The Terrorist’s Game
“I don’t talk about my personal life in the press; that’s how I kept my wedding a secret.”
Several months had passed, and the memory of Lviv was getting more manageable and kept Talia awake less often. It had been a long time since she had awakened to the sound of her own screams, and for that, she was grateful. It was beginning to feel as though her life may be a normal one someday. She had not had hope like that in years.
The snow fell in South Kent, CT as it probably would through the rest of February. Such was winter in New England and all the ski resorts that lived in the area because of it. Valentine’s Day was a predictable choice for Clarissa and Tyrell’s wedding. Clarissa had never married before, and she was pulling out all the stops at her semi modern estate. Clarissa Anderson’s estate was her sanctuary, her only home, her work of art, and the place that held all of her memories from the time she had met Tyrell so many years before. He had protected her there, and watched over Talia there, and spent his holidays with them there. He loved the estate where his heart had been since day one. It was the perfect location for the least public wedding in modern American Hollywood history.
The 16 bedroom, multi building property melted into the hillside overlooking the Housatonic River. From the front, a single level ranch at the end of a half mile long driveway that began at the security gate. To the left of the parking area in the front was the six car garage. From the back, a three story massive home that was nearly all windows and terraces overlooking an enormous English garden and sprawling lawn that made its way to the outdoor kitchen and patio dining area that bordered the cliff view of the river. Off to one side was the rustic barn that housed the indoor pool and gym, attached to the Swedish sauna, that Clarissa had originally built for Tyrell. To the other were the two single family homes that housed her staff.
Tyrell used to live in the staff housing, but no longer. He was the matriarch of the house now. He was about to legally lay his claim to being the alpha male of all he surveyed, with his delicate bride by his side. His dream was finally about to come true. The love of his life was finally becoming his wife.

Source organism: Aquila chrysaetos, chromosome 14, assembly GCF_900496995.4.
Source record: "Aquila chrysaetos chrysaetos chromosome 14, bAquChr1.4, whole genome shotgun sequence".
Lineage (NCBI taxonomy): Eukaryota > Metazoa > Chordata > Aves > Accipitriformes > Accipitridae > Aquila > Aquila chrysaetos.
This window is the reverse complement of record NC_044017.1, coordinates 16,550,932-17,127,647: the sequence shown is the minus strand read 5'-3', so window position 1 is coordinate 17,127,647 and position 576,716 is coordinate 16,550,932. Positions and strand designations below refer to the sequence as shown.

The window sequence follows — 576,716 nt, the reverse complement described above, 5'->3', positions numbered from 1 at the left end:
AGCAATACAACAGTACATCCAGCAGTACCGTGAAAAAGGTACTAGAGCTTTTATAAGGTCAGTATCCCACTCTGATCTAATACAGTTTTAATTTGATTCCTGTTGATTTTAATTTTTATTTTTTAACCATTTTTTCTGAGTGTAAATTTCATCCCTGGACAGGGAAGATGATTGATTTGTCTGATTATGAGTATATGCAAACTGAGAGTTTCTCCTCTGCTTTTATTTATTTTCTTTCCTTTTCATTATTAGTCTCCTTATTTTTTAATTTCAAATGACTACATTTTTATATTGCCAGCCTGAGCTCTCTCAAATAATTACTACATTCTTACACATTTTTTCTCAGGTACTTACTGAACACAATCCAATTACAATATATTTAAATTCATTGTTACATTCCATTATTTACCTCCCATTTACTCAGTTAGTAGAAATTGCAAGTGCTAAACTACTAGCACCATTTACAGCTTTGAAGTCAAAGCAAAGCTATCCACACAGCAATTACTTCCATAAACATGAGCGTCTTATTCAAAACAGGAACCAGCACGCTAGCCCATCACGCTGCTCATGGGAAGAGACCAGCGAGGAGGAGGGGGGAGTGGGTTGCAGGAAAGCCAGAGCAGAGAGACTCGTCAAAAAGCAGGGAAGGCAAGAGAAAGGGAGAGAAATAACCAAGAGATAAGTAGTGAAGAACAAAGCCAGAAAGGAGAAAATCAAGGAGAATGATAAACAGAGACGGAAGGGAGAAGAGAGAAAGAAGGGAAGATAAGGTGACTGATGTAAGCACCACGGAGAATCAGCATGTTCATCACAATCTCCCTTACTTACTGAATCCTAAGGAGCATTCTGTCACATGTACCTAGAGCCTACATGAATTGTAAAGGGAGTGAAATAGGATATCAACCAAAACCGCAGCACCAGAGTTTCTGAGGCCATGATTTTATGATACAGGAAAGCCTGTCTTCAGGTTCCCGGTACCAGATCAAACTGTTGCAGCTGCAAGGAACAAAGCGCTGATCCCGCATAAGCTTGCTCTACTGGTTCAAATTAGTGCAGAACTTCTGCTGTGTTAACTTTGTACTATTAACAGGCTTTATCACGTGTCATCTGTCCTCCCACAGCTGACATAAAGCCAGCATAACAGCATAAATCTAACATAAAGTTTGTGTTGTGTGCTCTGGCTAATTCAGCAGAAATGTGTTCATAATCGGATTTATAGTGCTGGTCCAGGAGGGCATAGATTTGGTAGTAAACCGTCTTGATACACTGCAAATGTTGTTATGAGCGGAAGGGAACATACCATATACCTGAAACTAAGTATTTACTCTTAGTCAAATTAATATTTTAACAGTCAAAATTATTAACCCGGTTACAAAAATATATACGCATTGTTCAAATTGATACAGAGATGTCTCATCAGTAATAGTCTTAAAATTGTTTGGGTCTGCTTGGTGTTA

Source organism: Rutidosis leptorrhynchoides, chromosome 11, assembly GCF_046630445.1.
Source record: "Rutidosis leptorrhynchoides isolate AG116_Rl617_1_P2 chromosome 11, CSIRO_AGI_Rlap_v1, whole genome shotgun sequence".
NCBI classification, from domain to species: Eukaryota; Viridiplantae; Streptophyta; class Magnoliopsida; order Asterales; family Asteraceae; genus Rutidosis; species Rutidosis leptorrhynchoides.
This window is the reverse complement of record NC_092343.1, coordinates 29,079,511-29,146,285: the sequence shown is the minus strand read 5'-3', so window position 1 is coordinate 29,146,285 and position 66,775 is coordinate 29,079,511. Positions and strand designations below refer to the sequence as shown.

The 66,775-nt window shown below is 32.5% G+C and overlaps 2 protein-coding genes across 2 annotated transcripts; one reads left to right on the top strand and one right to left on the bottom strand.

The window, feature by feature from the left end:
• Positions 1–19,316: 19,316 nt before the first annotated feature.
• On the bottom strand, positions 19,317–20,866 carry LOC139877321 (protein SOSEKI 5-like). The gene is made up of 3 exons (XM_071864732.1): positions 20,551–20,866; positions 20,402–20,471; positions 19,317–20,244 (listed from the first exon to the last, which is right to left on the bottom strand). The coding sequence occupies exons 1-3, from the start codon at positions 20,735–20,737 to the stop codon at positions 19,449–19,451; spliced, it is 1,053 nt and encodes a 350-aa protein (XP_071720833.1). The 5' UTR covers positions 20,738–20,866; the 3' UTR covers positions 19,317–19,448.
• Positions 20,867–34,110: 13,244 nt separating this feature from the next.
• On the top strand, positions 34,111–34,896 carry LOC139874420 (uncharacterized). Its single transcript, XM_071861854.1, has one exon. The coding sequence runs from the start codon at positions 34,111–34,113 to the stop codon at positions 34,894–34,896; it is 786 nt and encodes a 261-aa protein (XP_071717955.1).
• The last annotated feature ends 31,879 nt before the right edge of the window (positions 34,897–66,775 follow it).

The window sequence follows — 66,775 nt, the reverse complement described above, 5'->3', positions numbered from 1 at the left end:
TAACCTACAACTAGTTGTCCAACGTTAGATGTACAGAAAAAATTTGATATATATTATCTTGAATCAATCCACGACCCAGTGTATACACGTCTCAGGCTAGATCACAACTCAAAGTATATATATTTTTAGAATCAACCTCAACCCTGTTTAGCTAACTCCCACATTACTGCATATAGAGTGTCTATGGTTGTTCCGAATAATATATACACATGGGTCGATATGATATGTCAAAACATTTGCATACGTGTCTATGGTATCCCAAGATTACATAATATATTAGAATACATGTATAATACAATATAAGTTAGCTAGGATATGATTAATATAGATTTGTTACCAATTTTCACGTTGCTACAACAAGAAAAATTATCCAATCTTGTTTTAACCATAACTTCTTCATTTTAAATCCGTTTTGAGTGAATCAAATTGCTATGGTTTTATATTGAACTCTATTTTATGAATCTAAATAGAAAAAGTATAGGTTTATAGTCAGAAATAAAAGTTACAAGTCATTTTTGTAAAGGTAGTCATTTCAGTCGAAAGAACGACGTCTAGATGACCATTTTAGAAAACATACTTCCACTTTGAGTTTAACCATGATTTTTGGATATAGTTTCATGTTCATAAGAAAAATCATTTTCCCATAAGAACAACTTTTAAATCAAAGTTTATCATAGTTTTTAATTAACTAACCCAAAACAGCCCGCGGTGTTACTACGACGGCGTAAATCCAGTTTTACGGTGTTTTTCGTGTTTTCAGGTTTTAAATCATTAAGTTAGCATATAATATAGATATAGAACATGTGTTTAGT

For the big day, Ice sculptures bordered the walk through the garden, where they would last until spring on their own in the cold winter air. By contrast, outdoor heaters were installed in both the terraced areas by the house and the patio area at the outdoor kitchen to keep the guests warm in the chill. Despite the often questionable weather, Clarissa had always wanted to be married in her garden and on Valentine’s Day. The weather was a challenge, but the bride didn’t seem to mind. The compromise had been one that, if anyone in the outside world had been allowed in, would have been legendary.
Talia had mixed emotions about her visit to celebrate her mother’s big day. She had settled in Moscow with Eduard and Anya. Eduard had taken his oath as President of Russia in October and was still getting things in order in his new role as the leader of the largest country on Earth. With the help of many contacts to the point of exhausting their combined lists of trusted personal allies, Talia, Clarissa, and Eduard had managed to claim victory against the Alder Nation without any of the players being exposed as part of a familial scandal. No one outside that circle of reliable contacts knew that Dmitri had been Percival, and God willing no one ever would. There had been no members found to bring to justice, which made Talia nervous, and all they could do was presume that the group had disbanded after Dmitri’s death.